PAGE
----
GEN_1 Design Wheelchair
Free Wheelchair Mission, Don Schoendorfer
GEN_1 Design Wheelchair is a durable wheelchair designed for use in rugged terrain.
The GEN_1 Design is a one-size-fits-all multipurpose wheelchair designed for use in rugged terrain. It provides basic motility to a wide range of users and is generally recommended for those who do not need adjustments to the wheelchair to aid postural support. The GEN_1 Design is designed and manufactured under Free Wheelchair Mission (FWM).
The wheelchairs have been distributed in 93 countries.
Free Wheelchair Mission works in collaboration with other charitable organizations acting as local distribution partners.
The cost is borne by FWM and local distribution partners. Wheelchairs are distributed free of cost to beneficiaries.
Rough Rider Wheelchair (Whirlwind Wheelchair International), Rough Terrain Wheelchair (Motivation UK), Leveraged Freedom Chair (GRIT), ROC Wheels (Reach Out and Care). Here is a complete list of organizations distributing wheelchairs in the developing world (their own design and/or second-hand).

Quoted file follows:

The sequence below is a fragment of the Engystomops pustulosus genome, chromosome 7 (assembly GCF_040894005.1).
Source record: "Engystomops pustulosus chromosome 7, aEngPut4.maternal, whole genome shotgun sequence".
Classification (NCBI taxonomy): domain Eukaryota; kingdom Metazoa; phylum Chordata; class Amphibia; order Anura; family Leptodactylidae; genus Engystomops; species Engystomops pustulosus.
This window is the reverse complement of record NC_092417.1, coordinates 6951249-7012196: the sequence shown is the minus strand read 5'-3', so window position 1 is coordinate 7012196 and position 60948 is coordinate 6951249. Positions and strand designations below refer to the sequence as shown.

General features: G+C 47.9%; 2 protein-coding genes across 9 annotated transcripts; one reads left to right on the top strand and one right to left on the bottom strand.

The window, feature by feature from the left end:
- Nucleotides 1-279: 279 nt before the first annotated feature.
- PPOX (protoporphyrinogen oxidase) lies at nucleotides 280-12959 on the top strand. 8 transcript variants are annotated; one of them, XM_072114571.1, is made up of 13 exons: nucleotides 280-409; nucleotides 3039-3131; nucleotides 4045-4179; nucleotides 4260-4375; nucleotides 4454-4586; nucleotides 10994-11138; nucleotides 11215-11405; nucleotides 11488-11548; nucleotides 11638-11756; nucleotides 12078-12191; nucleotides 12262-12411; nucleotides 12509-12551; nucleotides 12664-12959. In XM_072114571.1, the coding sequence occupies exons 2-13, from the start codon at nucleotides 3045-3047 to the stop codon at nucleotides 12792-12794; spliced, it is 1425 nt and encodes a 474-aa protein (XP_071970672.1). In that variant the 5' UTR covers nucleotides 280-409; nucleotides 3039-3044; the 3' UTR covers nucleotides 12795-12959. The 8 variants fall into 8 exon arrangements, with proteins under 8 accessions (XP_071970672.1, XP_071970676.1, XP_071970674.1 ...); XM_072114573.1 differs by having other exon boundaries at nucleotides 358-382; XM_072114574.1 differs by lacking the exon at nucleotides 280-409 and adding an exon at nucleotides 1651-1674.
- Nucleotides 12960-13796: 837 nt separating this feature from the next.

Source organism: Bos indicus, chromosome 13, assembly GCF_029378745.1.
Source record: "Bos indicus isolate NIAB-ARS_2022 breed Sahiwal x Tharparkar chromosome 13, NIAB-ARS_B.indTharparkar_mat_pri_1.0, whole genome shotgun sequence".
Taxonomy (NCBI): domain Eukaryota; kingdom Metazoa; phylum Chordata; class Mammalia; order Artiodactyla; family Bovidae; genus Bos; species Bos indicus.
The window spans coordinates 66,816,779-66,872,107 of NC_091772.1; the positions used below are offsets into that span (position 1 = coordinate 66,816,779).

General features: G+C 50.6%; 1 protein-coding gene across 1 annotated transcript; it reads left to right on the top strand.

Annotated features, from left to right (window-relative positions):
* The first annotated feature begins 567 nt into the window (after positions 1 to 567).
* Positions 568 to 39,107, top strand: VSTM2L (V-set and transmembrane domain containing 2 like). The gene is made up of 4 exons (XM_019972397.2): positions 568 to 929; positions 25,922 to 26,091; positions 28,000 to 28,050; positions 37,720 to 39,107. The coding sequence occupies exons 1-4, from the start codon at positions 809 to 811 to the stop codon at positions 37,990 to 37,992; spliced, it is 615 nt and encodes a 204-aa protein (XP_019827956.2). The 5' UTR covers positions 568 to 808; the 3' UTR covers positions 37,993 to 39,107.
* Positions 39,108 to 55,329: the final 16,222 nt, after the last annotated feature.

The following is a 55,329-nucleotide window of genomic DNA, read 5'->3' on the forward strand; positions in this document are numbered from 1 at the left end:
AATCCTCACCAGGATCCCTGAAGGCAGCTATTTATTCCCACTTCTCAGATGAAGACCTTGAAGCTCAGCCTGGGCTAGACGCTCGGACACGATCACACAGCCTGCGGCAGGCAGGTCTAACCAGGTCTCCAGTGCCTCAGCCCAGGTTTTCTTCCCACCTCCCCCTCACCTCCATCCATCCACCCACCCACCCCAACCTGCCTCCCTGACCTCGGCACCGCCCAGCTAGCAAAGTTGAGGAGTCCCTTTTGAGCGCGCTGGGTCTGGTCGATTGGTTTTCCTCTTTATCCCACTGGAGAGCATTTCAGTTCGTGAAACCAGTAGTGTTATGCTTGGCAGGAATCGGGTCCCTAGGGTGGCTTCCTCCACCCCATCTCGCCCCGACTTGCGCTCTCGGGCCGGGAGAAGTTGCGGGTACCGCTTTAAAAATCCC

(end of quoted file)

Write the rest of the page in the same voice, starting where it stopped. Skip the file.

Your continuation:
Goal 3: Good health and well-being
Physically disabled persons in low- and middle-income countries. Eligibility criteria to qualify for a free wheelchair can be found on the designer’s website.
Wheelchair kits are mass produced, shipped from the factory by the container and assembled by pre-approved distribution partners in recipient countries. Each container contains 550 wheelchairs ready for assembly with 50 toolkits (11 wheelchairs can be assembled with one toolkit). Assembly takes 15 minutes and all tools required are provided in the container.
Local distribution partners are responsible for locating qualified beneficiaries. Over 1,000,000 wheelchairs have been distributed in 93 countries around the world (as of July 2020). Charitable organizations around the world may request a minimum order of 550 wheelchairs, which they must then assemble and distribute in their local region.
Over 1,000,000 wheelchairs have been distributed in 93 countries around the world as of July 2020.
– 35 lb (16 kg)
– conventional 4-wheel design
– 8” x 1” front casters
– 24” x 1.95” mountain bike rear tires